André Krebber represents the chair of Social and Cultural History (Human-Animal Studies) at the University of Kassel in the 2023/24 academic year.

In addition to the cultural and recent history of ideas of nature and nature relations, his work focuses on animal and environmental history, the history of science and historical theory as well as critical theory, ecotheories and aesthetics. He is particularly interested in the history and nature of human knowledge cultures in relation to nature and animals, as well as their influence on the social treatment of nature in the context of the current environmental crisis and the search for possible courses of action to solve the crisis. One focus is on questions about the relationship between scientific, artistic and non-European cognitive practices, which also includes the search for new approaches and methods of knowledge, as well as historical-theoretical questions about the relationship between nature and history or natural and human history, i.e. how nature and history are mediated with each other.

His publications include the volume Animal Biography: Re-framing Animal Lives (Palgrave Macmillan 2018, with Mieke Roscher) on biography as a method for interdisciplinary animal research. With Brett Mizelle and Mieke Roscher he edited the Handbook of Historical Animal Studies (De Gruyter Oldenbourg 2021). In 2019/2020, he organized two international exhibitions and a conference on octopuses with colleagues from the University of Tasmania (Dr. Yvette Watt; Dr. Toby Juliff).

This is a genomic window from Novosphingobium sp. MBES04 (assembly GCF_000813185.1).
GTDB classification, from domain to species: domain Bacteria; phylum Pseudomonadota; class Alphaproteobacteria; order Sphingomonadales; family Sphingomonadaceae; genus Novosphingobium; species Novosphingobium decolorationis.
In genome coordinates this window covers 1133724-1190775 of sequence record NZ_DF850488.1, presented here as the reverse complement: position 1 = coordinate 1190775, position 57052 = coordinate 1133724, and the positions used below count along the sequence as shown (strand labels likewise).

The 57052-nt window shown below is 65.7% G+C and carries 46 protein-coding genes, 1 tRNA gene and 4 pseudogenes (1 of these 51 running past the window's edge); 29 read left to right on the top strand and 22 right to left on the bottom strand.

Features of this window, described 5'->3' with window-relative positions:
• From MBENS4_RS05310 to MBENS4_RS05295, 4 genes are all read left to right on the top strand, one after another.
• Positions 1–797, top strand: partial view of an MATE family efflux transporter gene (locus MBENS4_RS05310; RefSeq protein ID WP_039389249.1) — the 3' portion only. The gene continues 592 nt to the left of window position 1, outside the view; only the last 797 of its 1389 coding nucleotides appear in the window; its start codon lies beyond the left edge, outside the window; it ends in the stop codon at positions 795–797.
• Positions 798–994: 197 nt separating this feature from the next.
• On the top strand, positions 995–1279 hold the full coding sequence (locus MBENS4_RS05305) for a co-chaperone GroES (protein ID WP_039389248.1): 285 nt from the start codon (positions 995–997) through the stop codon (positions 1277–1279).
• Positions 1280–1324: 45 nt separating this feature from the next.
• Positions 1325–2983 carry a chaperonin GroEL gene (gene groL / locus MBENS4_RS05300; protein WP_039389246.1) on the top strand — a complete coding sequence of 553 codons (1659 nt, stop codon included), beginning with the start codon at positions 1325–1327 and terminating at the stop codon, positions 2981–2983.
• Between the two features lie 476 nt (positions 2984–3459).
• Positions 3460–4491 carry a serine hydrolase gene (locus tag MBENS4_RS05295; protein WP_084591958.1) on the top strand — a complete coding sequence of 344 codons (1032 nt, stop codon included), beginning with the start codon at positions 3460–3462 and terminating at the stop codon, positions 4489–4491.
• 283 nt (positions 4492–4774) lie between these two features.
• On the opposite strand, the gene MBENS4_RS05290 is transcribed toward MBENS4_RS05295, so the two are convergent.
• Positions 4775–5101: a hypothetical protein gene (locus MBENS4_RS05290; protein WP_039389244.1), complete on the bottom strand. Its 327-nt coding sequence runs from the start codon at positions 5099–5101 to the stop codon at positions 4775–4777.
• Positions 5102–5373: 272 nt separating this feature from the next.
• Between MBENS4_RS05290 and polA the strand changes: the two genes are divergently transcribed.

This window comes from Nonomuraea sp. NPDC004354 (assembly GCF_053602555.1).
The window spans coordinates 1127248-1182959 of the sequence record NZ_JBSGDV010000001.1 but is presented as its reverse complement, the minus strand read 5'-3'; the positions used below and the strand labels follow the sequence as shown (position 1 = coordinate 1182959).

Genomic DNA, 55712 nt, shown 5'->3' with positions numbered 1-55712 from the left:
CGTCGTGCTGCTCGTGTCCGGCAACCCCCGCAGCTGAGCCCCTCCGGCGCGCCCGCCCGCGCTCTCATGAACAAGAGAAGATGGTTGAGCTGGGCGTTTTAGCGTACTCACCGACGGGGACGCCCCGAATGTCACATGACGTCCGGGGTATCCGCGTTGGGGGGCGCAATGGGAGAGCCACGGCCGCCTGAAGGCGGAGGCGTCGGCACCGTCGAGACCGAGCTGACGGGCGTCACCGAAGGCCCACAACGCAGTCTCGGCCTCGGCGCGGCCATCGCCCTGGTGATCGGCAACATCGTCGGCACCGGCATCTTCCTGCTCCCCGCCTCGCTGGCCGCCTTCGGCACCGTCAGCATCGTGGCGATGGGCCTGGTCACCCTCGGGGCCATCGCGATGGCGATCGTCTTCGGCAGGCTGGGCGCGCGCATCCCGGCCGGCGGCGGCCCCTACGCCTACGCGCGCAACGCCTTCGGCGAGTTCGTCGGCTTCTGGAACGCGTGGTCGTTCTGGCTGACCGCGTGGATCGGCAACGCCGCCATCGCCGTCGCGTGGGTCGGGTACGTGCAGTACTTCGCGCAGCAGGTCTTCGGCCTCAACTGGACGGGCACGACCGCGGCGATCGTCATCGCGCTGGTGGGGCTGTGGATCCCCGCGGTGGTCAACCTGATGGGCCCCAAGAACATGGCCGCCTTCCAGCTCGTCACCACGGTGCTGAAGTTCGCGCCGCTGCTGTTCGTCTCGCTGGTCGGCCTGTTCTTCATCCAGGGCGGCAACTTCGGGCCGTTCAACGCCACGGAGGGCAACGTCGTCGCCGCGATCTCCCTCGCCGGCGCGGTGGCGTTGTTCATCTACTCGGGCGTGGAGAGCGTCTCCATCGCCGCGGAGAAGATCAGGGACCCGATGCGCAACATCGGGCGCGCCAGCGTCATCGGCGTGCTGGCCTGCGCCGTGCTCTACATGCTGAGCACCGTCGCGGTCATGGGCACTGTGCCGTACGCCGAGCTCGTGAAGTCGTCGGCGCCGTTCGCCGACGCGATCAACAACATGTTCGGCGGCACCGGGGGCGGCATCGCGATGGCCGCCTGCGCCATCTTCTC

André Krebber studied at the Universities of Lüneburg, Canterbury (New Zealand) and Oxford (UK). He completed his doctorate at the University of Canterbury with a thesis on the history of European ideas and human-animal studies. He is an International Associate at the New Zealand Centre for Human-Animal Studies at the University of Canterbury and a visiting fellow at LeipzigLab at Leipzig University. From 2017 to 2018, he was a Susan Manning Postdoctoral Fellow at the Institute for Advanced Studies in the Humanities at the University of Edinburgh (UK).